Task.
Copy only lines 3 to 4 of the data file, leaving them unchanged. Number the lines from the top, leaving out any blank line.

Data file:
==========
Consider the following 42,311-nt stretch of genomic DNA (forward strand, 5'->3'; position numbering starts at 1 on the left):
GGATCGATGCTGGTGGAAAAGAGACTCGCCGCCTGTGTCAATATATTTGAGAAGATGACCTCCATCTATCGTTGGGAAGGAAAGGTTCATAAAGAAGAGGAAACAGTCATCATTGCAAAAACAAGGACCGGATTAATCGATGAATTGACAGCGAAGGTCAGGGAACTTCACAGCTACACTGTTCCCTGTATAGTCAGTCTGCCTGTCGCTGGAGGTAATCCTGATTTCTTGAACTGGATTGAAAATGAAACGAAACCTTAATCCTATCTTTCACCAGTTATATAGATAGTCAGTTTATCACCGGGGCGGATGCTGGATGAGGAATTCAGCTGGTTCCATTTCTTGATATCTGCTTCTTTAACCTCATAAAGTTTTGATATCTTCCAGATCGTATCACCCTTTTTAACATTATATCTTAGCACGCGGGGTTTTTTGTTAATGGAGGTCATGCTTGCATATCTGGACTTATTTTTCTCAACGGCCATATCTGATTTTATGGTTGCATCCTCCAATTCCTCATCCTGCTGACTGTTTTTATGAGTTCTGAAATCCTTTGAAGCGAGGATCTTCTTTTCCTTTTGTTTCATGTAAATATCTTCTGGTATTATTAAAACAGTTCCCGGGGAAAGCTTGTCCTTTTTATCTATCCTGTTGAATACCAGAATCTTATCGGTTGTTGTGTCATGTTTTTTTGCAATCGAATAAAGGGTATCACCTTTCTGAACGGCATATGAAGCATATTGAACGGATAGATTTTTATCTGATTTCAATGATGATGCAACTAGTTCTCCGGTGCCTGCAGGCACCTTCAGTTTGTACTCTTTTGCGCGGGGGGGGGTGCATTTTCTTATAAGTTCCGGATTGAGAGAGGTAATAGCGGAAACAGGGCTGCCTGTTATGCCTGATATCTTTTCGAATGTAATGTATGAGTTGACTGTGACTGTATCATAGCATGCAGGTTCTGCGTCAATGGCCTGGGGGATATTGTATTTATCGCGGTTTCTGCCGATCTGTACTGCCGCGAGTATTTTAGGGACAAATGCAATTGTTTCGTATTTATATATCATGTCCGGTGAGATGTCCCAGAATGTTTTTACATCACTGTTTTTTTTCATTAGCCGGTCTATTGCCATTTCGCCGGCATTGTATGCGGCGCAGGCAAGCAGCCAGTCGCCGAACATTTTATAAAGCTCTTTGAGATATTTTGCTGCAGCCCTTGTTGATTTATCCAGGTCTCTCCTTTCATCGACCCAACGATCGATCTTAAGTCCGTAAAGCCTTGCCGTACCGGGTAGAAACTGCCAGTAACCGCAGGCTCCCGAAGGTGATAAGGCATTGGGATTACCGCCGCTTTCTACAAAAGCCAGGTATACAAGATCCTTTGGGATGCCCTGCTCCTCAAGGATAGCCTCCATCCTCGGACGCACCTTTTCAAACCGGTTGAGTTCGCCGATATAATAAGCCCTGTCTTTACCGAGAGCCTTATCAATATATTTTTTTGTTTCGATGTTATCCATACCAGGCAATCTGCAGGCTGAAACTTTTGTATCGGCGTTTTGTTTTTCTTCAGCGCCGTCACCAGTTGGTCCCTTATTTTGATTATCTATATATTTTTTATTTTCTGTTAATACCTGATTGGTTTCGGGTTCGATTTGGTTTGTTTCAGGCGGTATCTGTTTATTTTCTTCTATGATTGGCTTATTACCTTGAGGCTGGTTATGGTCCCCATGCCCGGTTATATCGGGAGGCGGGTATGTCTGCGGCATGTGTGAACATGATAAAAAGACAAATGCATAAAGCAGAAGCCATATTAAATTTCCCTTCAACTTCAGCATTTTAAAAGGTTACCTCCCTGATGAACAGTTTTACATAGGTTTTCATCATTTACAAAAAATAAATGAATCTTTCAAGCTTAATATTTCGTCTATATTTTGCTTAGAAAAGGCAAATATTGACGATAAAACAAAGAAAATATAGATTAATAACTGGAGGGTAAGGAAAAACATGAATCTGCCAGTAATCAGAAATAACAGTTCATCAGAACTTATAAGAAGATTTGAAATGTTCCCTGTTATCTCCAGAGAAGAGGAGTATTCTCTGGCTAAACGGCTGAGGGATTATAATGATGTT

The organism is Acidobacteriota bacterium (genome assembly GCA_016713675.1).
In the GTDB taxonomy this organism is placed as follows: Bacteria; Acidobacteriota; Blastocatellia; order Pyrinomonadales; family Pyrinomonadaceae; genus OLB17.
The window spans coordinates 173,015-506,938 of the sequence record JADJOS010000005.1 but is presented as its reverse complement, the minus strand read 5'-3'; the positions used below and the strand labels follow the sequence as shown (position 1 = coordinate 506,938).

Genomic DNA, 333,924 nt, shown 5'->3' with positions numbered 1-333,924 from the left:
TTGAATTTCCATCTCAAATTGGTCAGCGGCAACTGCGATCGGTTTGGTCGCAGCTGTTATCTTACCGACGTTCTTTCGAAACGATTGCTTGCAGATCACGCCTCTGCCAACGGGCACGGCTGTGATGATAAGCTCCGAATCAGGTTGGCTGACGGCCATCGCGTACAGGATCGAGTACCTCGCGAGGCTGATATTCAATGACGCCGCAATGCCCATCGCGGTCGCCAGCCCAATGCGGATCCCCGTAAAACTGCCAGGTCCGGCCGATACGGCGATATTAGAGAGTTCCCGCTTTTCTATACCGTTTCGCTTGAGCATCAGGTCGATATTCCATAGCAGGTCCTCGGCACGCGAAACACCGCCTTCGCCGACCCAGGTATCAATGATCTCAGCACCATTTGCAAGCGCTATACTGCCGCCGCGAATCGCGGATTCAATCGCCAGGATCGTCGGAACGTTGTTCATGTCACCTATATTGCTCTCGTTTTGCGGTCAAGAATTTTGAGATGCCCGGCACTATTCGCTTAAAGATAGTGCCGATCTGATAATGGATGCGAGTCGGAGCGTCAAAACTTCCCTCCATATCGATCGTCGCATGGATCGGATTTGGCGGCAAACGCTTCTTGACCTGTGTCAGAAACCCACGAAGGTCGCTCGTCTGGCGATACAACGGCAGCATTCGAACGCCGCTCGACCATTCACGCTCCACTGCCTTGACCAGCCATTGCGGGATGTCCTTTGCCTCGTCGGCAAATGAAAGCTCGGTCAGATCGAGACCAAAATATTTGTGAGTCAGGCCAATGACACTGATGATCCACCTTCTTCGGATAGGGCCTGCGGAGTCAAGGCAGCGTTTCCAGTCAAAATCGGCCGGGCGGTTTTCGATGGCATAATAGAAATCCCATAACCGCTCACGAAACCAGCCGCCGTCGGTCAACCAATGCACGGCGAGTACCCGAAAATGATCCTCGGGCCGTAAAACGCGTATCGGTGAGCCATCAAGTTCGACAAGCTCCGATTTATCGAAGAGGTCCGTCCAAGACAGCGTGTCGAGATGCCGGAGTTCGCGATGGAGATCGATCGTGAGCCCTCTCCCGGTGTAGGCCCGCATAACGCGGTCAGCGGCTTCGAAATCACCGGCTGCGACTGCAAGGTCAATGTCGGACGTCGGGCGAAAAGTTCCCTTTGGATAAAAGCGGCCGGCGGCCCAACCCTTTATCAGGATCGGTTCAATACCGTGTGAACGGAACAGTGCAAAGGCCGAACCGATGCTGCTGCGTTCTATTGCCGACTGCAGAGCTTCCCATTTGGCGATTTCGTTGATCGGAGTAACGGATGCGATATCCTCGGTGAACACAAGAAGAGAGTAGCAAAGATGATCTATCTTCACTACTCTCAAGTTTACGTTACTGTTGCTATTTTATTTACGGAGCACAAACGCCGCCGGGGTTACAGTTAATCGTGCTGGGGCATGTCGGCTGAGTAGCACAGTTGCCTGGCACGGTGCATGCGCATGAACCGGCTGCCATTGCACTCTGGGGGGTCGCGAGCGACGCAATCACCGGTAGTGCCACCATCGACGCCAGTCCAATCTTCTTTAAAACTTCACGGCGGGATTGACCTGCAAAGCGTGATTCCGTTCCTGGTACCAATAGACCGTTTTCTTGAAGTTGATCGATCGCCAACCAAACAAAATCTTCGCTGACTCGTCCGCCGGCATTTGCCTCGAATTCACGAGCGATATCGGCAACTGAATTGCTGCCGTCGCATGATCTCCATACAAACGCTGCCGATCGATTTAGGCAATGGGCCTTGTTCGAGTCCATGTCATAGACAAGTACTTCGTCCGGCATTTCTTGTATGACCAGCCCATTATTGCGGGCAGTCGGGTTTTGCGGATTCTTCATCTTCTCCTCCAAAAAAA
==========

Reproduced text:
The organism is Acidobacteriota bacterium (genome assembly GCA_016713675.1).
In the GTDB taxonomy this organism is placed as follows: Bacteria; Acidobacteriota; Blastocatellia; order Pyrinomonadales; family Pyrinomonadaceae; genus OLB17.